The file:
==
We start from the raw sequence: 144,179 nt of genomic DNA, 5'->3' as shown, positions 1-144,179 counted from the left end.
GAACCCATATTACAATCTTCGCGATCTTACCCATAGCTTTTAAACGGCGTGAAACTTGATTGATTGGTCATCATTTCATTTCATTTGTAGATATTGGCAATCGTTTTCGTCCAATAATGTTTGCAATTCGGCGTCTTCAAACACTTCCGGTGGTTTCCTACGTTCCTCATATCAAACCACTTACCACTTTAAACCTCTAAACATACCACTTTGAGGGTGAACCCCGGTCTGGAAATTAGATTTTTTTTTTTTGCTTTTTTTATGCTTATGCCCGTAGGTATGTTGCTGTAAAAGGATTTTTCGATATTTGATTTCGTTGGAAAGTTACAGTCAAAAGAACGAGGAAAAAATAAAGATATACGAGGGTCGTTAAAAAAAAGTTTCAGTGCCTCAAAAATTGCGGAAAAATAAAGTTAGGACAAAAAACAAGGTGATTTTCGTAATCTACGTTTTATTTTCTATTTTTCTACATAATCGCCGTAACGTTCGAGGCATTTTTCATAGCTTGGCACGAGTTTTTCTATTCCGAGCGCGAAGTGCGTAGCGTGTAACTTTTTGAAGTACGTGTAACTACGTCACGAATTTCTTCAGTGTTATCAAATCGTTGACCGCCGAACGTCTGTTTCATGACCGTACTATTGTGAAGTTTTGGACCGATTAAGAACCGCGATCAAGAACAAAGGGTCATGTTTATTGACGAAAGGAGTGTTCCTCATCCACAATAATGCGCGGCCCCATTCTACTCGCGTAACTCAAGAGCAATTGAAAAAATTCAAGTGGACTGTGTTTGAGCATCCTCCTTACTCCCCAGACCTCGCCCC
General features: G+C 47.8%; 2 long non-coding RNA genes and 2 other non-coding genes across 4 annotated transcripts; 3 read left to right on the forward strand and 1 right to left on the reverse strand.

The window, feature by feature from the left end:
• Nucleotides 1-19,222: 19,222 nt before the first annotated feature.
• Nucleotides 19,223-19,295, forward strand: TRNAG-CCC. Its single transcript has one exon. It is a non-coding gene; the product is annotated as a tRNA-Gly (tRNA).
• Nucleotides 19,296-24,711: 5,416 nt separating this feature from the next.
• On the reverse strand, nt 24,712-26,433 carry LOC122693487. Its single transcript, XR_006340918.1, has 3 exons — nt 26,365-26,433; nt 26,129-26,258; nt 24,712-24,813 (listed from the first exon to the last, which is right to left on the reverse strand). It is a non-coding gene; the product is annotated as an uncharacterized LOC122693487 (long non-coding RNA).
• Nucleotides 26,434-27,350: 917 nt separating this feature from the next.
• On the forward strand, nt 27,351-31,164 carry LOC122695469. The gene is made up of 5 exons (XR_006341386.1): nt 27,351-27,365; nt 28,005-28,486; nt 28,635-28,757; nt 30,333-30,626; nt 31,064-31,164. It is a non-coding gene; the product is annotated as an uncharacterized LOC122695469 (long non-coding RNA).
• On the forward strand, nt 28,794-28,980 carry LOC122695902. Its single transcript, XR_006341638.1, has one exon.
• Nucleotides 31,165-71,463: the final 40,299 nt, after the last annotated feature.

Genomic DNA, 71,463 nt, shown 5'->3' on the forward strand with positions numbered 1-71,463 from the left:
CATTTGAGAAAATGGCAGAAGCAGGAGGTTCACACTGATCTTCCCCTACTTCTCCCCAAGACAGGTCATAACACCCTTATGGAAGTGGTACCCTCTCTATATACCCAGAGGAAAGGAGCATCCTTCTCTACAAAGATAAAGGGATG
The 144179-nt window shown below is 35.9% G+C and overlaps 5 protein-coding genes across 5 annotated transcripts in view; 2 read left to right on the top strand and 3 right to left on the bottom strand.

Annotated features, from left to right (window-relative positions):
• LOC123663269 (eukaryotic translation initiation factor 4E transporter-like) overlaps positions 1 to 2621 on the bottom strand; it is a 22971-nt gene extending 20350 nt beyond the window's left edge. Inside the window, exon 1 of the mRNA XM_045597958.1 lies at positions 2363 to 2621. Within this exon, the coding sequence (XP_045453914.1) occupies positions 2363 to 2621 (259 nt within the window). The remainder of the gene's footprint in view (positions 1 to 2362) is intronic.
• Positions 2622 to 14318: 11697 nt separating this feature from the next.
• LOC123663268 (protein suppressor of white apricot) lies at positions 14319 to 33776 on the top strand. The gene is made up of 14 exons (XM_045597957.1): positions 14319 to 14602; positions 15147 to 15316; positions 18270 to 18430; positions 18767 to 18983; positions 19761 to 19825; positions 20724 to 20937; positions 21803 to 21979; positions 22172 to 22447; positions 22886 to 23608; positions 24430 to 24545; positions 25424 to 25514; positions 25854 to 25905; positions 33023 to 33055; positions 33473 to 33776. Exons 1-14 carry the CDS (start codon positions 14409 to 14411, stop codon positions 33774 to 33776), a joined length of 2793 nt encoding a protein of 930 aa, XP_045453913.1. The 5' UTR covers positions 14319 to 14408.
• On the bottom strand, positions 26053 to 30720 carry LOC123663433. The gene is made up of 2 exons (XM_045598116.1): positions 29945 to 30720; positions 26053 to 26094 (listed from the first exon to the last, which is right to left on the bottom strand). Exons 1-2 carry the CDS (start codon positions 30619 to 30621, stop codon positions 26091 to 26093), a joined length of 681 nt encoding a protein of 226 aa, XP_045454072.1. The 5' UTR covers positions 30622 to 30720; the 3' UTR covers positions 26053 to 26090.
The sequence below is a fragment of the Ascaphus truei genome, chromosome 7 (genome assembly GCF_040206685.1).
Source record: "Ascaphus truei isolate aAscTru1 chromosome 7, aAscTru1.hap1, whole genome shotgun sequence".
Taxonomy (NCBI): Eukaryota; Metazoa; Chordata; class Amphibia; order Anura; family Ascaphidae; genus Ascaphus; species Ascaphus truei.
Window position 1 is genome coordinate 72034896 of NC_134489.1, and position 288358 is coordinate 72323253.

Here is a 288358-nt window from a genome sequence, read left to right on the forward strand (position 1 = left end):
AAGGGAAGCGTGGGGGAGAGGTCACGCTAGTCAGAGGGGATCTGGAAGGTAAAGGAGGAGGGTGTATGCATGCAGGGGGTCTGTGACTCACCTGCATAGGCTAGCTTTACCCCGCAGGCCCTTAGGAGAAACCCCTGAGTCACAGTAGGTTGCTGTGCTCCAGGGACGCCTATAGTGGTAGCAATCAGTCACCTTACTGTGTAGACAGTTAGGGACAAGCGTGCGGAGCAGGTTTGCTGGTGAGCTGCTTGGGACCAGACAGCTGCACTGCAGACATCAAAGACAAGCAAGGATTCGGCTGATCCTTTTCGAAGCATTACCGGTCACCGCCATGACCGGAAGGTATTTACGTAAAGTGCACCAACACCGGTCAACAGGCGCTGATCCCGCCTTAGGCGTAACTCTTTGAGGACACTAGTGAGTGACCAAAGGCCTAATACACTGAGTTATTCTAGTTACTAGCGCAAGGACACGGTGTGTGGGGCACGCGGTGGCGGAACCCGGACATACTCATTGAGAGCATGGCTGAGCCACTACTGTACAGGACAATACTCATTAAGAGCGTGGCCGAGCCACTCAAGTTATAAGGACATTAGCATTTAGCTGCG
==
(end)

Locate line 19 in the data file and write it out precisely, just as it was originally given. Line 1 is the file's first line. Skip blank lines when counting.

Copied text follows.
• LOC123663268 (protein suppressor of white apricot) lies at positions 14319 to 33776 on the top strand. The gene is made up of 14 exons (XM_045597957.1): positions 14319 to 14602; positions 15147 to 15316; positions 18270 to 18430; positions 18767 to 18983; positions 19761 to 19825; positions 20724 to 20937; positions 21803 to 21979; positions 22172 to 22447; positions 22886 to 23608; positions 24430 to 24545; positions 25424 to 25514; positions 25854 to 25905; positions 33023 to 33055; positions 33473 to 33776. Exons 1-14 carry the CDS (start codon positions 14409 to 14411, stop codon positions 33774 to 33776), a joined length of 2793 nt encoding a protein of 930 aa, XP_045453913.1. The 5' UTR covers positions 14319 to 14408.